Top 6 Myths About Learning Guitar | Hub Guitar

Top 6 Myths About Learning Guitar

Artwork by Sergey Banityuk

Myth #1: You Need to Start By a Certain Age

What’s the ideal age to start learning guitar? Name one great musician who started at that age and there are three who started later. There is a certain fascination with the mystery of musical excellence that motivates people to spread absurd theories, myths and legends. Don’t worry about an “ideal age to learn music”. If you want to learn music, just mind your own business and do it—now.

You can learn to play guitar at any age—even with no previous musical experience.

Myth #2: Music Theory is Pointless

Most professional musicians who know how to tie their own shoes also know the fundamentals of music theory. But some amateurs don’t, and they would love to waste your time by telling you why music theory is pointless, and name examples of famous musicians who don’t know anything about it.

But the “stars” who don’t know anything about music usually have their songs written, produced and edited by people who do. Those people are called musicians.

All accomplished musicians have a profound understanding of how music works, although some who did not study music theory may not know the terminology used to express these things to other people.

If your goal is to put a limit on what you know, then by all means skip out on learning music theory. And if you’re trying to learn the guitar on a limited practice budget, it’s reasonable to feel that you may not have much time for it. You don’t need to learn music theory to play the guitar, but you do need to learn music theory to understand the guitar.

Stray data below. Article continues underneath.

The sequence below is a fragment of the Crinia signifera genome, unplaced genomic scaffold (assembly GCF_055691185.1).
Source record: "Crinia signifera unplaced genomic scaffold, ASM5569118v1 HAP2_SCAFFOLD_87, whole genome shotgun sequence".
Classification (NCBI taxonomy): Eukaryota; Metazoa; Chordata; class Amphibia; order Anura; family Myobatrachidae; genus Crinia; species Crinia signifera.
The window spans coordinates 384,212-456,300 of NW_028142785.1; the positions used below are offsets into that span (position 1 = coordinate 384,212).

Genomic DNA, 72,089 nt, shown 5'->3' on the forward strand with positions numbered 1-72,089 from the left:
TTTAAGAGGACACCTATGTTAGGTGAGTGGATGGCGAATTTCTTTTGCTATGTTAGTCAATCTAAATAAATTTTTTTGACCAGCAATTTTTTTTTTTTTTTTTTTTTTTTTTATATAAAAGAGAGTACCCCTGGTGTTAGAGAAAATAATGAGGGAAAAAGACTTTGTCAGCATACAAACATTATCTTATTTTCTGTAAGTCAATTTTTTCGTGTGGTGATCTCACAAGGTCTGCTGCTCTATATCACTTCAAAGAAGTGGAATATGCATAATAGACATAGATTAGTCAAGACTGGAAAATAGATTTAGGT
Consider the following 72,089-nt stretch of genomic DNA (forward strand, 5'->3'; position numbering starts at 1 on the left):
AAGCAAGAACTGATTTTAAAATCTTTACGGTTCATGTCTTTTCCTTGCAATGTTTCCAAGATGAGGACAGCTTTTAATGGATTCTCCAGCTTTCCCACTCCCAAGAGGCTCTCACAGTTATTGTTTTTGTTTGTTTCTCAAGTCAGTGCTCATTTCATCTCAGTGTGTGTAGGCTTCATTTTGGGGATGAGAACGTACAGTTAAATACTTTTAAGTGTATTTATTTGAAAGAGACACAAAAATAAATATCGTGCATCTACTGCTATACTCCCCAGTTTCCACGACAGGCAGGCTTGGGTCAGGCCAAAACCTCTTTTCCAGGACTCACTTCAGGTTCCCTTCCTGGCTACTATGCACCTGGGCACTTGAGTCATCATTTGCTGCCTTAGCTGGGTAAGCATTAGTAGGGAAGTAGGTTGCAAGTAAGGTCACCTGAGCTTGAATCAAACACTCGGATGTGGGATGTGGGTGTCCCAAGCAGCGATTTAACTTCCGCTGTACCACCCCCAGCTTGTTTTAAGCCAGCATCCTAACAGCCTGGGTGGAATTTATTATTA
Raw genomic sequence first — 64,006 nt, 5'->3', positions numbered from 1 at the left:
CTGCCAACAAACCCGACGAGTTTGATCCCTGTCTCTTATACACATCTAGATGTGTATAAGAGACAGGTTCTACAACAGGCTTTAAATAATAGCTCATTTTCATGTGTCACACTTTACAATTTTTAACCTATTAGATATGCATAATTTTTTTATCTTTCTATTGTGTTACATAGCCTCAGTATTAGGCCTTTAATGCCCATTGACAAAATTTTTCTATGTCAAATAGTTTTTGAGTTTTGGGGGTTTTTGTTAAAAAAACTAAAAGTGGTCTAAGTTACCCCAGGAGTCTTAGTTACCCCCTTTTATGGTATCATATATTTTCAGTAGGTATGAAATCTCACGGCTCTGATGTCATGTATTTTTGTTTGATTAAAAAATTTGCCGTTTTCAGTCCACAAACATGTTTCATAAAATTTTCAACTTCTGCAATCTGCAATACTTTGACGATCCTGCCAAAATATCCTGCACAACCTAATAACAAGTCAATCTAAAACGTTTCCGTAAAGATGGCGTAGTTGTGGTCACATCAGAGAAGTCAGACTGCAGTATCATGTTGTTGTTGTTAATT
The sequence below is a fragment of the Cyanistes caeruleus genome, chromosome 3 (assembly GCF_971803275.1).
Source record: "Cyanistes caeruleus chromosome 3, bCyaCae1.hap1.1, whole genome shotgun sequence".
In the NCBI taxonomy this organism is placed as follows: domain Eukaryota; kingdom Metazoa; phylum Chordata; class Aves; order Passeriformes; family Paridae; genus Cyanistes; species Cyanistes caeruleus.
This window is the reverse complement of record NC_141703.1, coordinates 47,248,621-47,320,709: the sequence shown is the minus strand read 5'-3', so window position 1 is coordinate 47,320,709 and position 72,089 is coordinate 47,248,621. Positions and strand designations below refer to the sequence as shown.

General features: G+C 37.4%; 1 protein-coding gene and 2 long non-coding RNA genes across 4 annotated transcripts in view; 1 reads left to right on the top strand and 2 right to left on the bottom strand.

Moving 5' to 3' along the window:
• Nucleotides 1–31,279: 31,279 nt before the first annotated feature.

If you’ve already begun learning music theory and you don’t see the point of it, you haven’t gotten far enough yet.

Myth #3: Talented Musicians Don’t Take Lessons

This one is just plain boring. Anybody with professional music experience knows how common private instruction is, yet people love to point out examples of greats who never took a lesson.

Mark Zuckerberg may have dropped out of college and become a billionaire, but that doesn’t make it the best choice for you. If you want to have an edge in learning the guitar, get a good teacher, if at all possible.

Most serious music learners see private lessons as one of the most important tools to have in their learning arsenal. And one is hard-pressed to think of a single respectable musician who has advocated against private lessons. If you don’t have a teacher, or money for lessons: don’t feel bad. You can learn on your own, too. But the private lessons institution has served as the bedrock of music education for hundreds of years, and it’s not going anywhere.

Myth #4: Reading Music is a Waste of Time

Like so many of the myths of learning guitar, here is another one created by insecure players for the purpose of protecting their fragile egos.

You can learn to write, record and produce songs and perform complicated music without learning to read standard notation.